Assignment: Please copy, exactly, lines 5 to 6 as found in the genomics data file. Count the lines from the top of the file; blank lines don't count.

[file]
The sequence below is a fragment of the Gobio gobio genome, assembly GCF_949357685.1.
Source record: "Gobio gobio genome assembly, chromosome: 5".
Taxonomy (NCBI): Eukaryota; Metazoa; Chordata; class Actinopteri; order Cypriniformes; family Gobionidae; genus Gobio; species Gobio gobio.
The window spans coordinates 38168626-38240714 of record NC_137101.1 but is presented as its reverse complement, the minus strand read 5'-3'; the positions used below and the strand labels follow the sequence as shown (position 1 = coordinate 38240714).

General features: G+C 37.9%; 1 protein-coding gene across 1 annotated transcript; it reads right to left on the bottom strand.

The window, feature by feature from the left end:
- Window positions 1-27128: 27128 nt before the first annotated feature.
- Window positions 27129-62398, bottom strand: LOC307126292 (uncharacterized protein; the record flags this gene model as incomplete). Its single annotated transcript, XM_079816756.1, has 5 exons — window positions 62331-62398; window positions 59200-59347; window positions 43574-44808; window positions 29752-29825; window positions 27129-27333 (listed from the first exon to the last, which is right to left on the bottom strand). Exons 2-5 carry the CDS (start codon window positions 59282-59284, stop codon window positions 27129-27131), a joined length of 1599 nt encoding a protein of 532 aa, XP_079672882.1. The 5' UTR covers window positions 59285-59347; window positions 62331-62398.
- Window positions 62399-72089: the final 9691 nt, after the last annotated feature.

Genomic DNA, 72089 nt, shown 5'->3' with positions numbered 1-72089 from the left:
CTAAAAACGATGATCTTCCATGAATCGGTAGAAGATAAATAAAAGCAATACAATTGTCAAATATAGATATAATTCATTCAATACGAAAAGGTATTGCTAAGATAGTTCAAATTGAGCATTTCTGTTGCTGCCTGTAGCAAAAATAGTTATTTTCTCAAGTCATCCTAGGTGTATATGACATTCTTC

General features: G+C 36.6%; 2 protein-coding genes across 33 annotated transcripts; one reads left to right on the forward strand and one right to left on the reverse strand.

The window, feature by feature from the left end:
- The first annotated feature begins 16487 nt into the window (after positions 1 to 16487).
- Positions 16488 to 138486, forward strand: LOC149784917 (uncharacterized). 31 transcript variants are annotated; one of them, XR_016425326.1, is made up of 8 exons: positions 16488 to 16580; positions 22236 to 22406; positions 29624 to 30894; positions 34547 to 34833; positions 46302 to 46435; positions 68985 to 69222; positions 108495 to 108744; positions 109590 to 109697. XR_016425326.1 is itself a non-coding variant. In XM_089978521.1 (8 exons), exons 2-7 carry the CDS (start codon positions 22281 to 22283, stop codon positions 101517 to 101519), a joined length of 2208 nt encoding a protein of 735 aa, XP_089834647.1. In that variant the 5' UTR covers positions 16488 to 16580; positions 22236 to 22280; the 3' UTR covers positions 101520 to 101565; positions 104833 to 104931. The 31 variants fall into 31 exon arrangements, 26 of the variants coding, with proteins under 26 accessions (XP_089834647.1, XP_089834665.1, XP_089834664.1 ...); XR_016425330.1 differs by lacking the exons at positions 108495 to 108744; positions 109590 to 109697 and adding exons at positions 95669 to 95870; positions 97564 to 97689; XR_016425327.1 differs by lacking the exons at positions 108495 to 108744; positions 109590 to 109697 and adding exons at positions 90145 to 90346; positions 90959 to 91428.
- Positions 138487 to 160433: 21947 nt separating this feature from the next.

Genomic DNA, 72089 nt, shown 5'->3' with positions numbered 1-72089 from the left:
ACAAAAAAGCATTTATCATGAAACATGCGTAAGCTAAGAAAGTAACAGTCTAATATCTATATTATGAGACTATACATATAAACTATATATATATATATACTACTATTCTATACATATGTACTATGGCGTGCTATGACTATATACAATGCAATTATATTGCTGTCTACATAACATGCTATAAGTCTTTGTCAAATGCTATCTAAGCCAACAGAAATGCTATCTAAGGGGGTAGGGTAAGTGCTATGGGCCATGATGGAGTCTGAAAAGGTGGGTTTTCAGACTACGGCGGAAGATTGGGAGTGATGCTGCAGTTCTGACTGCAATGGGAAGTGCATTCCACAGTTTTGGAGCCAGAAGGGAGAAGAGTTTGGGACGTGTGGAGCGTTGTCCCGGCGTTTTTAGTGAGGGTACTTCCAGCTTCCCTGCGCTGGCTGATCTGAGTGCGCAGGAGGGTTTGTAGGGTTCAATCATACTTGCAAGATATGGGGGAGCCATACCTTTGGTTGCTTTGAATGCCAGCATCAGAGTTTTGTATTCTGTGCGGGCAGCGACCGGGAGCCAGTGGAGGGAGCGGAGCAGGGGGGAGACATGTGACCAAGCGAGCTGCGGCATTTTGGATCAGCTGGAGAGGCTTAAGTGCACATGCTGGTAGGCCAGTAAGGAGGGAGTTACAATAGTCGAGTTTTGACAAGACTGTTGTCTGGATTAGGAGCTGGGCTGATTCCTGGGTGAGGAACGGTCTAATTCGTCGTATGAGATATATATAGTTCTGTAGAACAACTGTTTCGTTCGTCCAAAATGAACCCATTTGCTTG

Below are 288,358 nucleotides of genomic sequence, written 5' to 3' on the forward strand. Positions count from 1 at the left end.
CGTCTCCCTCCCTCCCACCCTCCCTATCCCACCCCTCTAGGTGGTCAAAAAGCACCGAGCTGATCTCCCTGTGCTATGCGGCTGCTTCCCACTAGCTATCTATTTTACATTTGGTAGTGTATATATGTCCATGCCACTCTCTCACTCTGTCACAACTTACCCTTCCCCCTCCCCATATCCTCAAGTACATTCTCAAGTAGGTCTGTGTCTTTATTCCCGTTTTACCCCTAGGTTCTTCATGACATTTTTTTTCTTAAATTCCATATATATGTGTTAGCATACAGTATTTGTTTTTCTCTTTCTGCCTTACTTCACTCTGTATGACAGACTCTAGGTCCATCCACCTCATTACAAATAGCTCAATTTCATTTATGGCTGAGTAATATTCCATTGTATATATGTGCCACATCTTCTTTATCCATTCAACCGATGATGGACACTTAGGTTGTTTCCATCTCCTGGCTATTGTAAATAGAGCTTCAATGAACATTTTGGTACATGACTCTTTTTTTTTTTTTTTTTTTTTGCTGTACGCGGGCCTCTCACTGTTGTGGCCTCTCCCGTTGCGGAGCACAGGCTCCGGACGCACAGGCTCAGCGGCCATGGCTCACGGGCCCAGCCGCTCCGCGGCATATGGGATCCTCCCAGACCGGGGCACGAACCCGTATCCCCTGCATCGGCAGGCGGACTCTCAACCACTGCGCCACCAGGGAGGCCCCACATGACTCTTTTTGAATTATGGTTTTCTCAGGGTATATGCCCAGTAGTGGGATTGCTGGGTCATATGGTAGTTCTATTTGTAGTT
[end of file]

General features: G+C 37.9%; 1 protein-coding gene across 1 annotated transcript; it reads right to left on the bottom strand.

The window, feature by feature from the left end: